21 December 2012 Amidst reports of civilian displacement in the wake of air strikes in the Sudanese state of North Darfur, the joint United Nations-African Union peacekeeping mission in the region today warned that continued fighting could lead to a “catastrophic humanitarian situation” for the displaced civilians.
“The mission reiterates that air strikes and armed clashes invariably result in casualties and fatalities among combatants and in dire consequences for the civilian population, with loss of life, destruction of property, and massive displacement, compounding an already critical humanitarian situation,” the peacekeeping operation, known by the acronym UNAMID, stated in a news release.
UNAMID said it had received reports of civilians being displaced following alleged air strikes by the Sudanese Armed Forces (SAF) and attacks by armed groups around the towns of Shangil Tobaya and Tawila of North Darfur.
On 19 December, the mission deployed a ‘blue helmet’ patrol to Dalma and Dady villages to verify the reports of air strikes in the area – but the peacekeepers were denied access by the SAF at Shangil Tobaya.
“UNAMID calls on all parties involved to keep civilians out of harm's way and to grant the Mission unrestricted access and freedom of movement across Darfur,” the Mission said, adding that it also “warns that continued fighting could lead to a catastrophic humanitarian situation for the displaced civilians in North Darfur.”
Two days earlier, UNAMID received reports of an increasing number of civilians – from the villages of Daly, Kotto, Msaleet, Nomaira, Dawa Sharafa, Dolma and Hemaida in the wider Shangil Tobaya area – who had fled to the Nifasha camp for internally displaced persons (IDPs) as a result of alleged attacks by armed groups and SAF air strikes in the area the previous week.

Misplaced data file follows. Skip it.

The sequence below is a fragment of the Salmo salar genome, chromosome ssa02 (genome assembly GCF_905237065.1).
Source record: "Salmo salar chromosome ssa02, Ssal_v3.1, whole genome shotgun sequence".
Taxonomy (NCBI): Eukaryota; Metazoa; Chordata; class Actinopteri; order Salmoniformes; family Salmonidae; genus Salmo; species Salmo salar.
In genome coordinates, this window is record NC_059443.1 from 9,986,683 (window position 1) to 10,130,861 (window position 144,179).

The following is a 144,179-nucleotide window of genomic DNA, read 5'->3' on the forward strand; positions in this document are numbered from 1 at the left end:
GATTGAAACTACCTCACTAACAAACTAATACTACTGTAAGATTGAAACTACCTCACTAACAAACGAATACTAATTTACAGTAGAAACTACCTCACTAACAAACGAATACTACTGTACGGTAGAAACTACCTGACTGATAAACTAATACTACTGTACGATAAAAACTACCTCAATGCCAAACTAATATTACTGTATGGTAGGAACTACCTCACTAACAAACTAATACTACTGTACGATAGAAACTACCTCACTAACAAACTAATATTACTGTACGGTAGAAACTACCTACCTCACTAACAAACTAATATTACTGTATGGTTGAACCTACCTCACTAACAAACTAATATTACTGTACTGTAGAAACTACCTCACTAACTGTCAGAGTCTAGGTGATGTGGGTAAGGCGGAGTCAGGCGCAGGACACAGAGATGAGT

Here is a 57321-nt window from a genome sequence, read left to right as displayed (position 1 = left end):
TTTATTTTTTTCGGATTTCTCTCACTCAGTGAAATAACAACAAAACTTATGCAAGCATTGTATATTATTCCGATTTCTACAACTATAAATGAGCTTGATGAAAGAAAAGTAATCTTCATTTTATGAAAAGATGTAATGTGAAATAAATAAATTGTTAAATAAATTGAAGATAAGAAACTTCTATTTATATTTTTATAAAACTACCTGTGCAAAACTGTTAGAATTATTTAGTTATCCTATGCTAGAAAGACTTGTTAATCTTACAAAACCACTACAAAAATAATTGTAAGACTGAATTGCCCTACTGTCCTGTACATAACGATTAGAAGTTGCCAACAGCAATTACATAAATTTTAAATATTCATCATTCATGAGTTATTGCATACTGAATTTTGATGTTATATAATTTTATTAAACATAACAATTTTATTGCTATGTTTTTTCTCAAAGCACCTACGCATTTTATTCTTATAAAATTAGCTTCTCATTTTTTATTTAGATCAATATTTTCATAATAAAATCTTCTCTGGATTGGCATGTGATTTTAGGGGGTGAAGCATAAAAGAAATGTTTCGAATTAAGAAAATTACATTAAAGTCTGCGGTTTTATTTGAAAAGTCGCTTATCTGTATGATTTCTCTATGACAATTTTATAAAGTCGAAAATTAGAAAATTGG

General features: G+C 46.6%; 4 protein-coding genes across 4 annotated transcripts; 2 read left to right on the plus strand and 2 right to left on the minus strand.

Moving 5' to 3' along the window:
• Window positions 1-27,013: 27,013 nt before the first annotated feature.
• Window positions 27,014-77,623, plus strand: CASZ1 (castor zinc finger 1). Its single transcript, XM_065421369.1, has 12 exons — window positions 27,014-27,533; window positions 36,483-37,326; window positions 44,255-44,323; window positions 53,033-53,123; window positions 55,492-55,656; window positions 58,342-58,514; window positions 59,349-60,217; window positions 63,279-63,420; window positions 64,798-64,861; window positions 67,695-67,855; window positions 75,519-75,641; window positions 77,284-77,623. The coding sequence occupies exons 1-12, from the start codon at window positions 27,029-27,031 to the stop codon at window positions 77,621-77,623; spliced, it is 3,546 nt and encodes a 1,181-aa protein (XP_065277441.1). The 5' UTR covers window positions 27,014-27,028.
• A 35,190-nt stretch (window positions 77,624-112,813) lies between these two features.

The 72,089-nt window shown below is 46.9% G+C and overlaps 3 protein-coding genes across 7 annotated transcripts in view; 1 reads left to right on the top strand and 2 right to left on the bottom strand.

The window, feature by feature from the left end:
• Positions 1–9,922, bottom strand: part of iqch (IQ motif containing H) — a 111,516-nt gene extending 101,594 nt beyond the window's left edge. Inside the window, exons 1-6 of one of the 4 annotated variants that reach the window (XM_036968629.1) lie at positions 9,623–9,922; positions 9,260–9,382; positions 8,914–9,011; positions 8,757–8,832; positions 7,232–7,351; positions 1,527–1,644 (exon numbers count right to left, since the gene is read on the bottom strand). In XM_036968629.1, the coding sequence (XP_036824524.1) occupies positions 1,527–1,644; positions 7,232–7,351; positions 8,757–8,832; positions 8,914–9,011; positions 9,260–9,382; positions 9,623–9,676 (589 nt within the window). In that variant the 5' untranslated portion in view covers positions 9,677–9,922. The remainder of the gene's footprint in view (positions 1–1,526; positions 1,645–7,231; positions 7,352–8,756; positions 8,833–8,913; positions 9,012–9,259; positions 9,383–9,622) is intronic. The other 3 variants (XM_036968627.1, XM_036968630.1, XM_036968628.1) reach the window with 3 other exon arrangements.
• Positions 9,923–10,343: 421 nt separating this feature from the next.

According to the same sources, UNAMID continued, a clash between the SAF and an unidentified armed group at Tibadiyat village, located approximately 20 kilometres south-east of Shangil Tobaya, had resulted in the death of one combatant and the wounding of two civilians. In addition, allegations of rape and looting by the armed groups were reported.
The peacekeeping operation has also received reports of civilians from the villages of Kunjura, Hashaba, Namira and Masal fleeing to the Argo IDP camp in the Tawila area, on 18 December, as a result of air strikes allegedly carried out by the SAF, as well as an armed group’s raid that same day. UNAMID is arranging for further verification of these incidents.
“While the scope of displacement is to be determined and allegations of air strikes are yet to be verified, the Mission is nevertheless concerned about the safety of civilians and the humanitarian situation in these IDP camps,” UNAMID stated.
“The arrival of newly displaced persons puts additional pressure on the resources and services available inside IDP camps, especially in light of limited access to water, health, medical and education facilities,” the mission added. “It also leads to the deterioration of the overall humanitarian situation within the camps.”
UNAMID noted that it continues to offer its logistical and security support to humanitarian groups in Darfur to facilitate the response to the identified humanitarian needs.
Established in July 2007, UNAMID has the protection of civilians as its core mandate. In addition, the peacekeeping operation is tasked with other responsibilities, such as facilitating the delivery of humanitarian aid and assisting with an inclusive peace process in Darfur, where fighting broke out nine years ago, pitting Government forces and allied militiamen against rebel groups.
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